Are the 2022 results positive, negative or plain cheating?

Kenya is seeing the highest number of prospective university students in seven years in what could be a major boom for cash-strapped universities, or what could precipitate a crisis for places in the institutions.

This is after an unprecedented number of more than 173,000 high school pupils made the cut for admission to universities of grade C+ and above in 2022, up from the 145,000 who had obtained the qualification in the Kenya Certificate of Secondary Education (KCSE) examinations in 2021.

The 2022 KCSE results, in which a total of 881,416 candidates sat for the exams, have also produced more than double the number of students who qualified for automatic admission to universities for degree courses in 2017, when only 70,000 students hit the pass mark.

Figures by the Kenya Universities and Colleges Central Placement Service, the state agency that places students in tertiary institutions and universities, show that the figure of 173,345 students outstrips the 167,046 places that were available in public and private universities in 2021.

Students to migrate to TVET

Assuming that no expansion has taken place in the past year, it would mean that 6,300 students would not get a place in a university this year, also assuming that all of those who qualified will want to take degree courses in one of Kenya’s 69 universities.

It could also be good news for the universities, for it could see those not getting direct admission enrolling under the module II option, also known as parallel studies (weekend and evening privately sponsored studies), paying significantly higher fees than state-sponsored ones under student loans.

Prior to 2015, when the numbers of those making the cut to direct admission to universities fell, parallel or self-sponsored students kept universities afloat. This changed drastically when the numbers dropped from 2016 when only about 89,000 students qualified, compared with 169,000 in 2015.

The nearly 53% drop between the two years was attributed to a crackdown on exam malpractices by Dr Fred Matiangi and the late Professor George Magoha, who served as education minister and chairman of Kenya National Examinations Council respectively.

Nevertheless, it is unlikely that the 6,300 excess students would miss out on a place or be forced to study under module II as self-sponsored undergraduates, says Joseph Njogu, higher education consultant and CEO of Research Beeline, a company that links researchers with grant makers and funding opportunities.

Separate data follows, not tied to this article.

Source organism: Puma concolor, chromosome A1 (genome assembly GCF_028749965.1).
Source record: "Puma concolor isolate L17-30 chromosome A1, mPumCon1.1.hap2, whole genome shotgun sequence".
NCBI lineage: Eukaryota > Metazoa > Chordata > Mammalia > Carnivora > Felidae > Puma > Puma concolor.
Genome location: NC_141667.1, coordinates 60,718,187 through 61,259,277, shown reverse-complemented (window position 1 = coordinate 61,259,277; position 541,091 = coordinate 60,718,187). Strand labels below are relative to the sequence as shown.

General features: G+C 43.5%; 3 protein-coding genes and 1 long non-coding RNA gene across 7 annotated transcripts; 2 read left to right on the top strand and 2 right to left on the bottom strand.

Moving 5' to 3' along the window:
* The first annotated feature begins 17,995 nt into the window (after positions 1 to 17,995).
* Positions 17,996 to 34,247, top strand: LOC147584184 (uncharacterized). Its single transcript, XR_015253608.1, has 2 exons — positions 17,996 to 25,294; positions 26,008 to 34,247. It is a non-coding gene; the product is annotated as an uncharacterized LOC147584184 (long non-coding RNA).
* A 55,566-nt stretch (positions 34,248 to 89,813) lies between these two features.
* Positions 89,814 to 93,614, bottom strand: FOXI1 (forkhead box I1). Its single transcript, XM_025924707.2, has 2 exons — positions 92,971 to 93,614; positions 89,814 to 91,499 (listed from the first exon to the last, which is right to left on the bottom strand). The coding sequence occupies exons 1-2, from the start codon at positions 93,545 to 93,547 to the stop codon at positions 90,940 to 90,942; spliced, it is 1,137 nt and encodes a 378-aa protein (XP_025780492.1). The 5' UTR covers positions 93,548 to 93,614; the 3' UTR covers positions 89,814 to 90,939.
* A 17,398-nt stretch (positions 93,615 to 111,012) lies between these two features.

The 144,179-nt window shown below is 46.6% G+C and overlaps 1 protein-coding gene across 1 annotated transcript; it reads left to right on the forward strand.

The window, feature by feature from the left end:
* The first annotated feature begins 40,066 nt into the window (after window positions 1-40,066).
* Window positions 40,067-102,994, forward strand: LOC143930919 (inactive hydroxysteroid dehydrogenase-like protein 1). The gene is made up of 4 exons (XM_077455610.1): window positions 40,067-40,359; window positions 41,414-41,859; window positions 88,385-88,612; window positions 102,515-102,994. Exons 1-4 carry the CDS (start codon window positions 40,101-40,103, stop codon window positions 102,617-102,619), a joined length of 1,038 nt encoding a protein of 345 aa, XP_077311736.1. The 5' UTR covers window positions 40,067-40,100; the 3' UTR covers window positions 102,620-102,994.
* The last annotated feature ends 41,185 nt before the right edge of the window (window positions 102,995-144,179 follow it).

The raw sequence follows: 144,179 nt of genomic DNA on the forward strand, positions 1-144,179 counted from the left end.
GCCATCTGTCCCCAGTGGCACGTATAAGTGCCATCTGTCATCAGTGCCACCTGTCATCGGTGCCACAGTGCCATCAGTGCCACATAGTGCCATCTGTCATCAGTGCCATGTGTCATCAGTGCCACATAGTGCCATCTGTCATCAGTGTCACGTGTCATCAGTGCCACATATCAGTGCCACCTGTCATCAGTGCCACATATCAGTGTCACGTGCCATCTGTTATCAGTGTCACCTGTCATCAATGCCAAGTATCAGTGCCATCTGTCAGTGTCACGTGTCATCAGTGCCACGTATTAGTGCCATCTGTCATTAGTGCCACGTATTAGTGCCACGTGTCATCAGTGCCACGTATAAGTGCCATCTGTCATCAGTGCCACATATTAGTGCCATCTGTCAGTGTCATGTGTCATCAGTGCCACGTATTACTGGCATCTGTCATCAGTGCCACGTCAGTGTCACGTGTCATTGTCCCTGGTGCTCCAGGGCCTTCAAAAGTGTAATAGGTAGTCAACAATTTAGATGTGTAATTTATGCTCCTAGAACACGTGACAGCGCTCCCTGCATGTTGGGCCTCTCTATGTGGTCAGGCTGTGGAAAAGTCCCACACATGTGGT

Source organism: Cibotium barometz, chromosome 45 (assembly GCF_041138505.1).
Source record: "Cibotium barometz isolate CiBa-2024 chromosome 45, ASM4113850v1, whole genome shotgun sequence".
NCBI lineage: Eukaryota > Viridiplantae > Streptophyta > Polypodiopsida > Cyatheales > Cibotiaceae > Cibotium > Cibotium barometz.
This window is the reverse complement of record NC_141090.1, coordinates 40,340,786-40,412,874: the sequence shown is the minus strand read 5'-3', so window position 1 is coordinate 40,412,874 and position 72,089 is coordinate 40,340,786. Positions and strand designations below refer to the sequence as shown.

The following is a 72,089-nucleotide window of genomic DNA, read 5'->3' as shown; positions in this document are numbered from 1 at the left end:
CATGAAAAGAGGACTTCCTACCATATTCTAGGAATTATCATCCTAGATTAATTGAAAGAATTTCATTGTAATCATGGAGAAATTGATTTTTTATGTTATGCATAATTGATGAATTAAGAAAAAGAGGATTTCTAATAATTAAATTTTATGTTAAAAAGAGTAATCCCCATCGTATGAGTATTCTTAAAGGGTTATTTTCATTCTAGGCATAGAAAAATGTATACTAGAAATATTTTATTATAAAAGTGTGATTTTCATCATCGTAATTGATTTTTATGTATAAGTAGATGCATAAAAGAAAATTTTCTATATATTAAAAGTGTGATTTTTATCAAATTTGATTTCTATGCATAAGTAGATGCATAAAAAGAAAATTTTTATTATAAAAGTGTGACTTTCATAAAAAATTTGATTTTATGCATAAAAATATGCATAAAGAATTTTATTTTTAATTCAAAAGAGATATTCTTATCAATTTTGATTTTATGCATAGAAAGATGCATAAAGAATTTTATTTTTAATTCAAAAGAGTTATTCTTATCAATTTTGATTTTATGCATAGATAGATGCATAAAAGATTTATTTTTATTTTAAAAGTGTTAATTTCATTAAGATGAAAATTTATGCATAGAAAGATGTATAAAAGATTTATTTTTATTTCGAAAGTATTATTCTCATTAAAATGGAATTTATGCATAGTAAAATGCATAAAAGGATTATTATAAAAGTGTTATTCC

A big number of those who qualified are likely to opt for technical and vocational education and training (TVET) diplomas, a trend that has been growing in recent years, he said.

Universities will be full

“The number of those qualified for universities this year is a boon for universities, and it is unlikely that universities will admit more than their capacities, causing a strain on facilities,” he said. “Instead, quite a good number are likely to pursue TVET courses in local colleges as we have observed recently,” he added.

The courses among university-qualified students were growing in popularity in Kenya owing to their high demand, some being more marketable than certain degree courses, Njogu noted.

Out of 143,140 students who qualified to join universities in 2020, 6,617 opted to join TVETs, according to the placement agency. The number was more than twice the number of students who had shunned university degrees in favour of TVET diplomas in 2019 (2,632).

“The numbers might go up this year if the trend is anything to go by, but the good thing is that, unlike in the past, universities are going to fill up all the available places,” he predicted.

When fewer than 2022 numbers have attained the minimum grade C+ for joining universities, the institutions have been left with thousands of vacant places, which implies a loss of revenue, Njogu told University World News.

For example, in 2020, they were left with 122,831 empty places against a capacity of 145,129 students.

Meanwhile, the ‘impressive’ results have raised eyebrows with allegations of cheating in the exams, with a huge jump of more than 28,000 for those qualified when compared to 2021 figures being questioned. Also raising questions is the high number of candidates who scored plain A grade at 1,146.

Questions raised over booming results

Kenya’s senate committee on education has promised to open a probe into the exams in response to mounting complaints by the public over ‘unusual’ improvement in performance in some schools.

“We are investigating whether there was a leakage. We have seen queries by Kenyans on social media, but we urge them to be patient. We want to ascertain the truth,” said Joe Nyutu, chairperson of the committee.

He concurred that the abnormal growth curve in results in some schools raised valid questions, noting that a school “cannot have a mean grade of five in one year and then all of a sudden shoot up to nine”, as happened in some schools, he noted.

In the meantime, Education Minister Ezekiel Machogu denies allegations of cheating, saying the focus should be on those who failed the exams.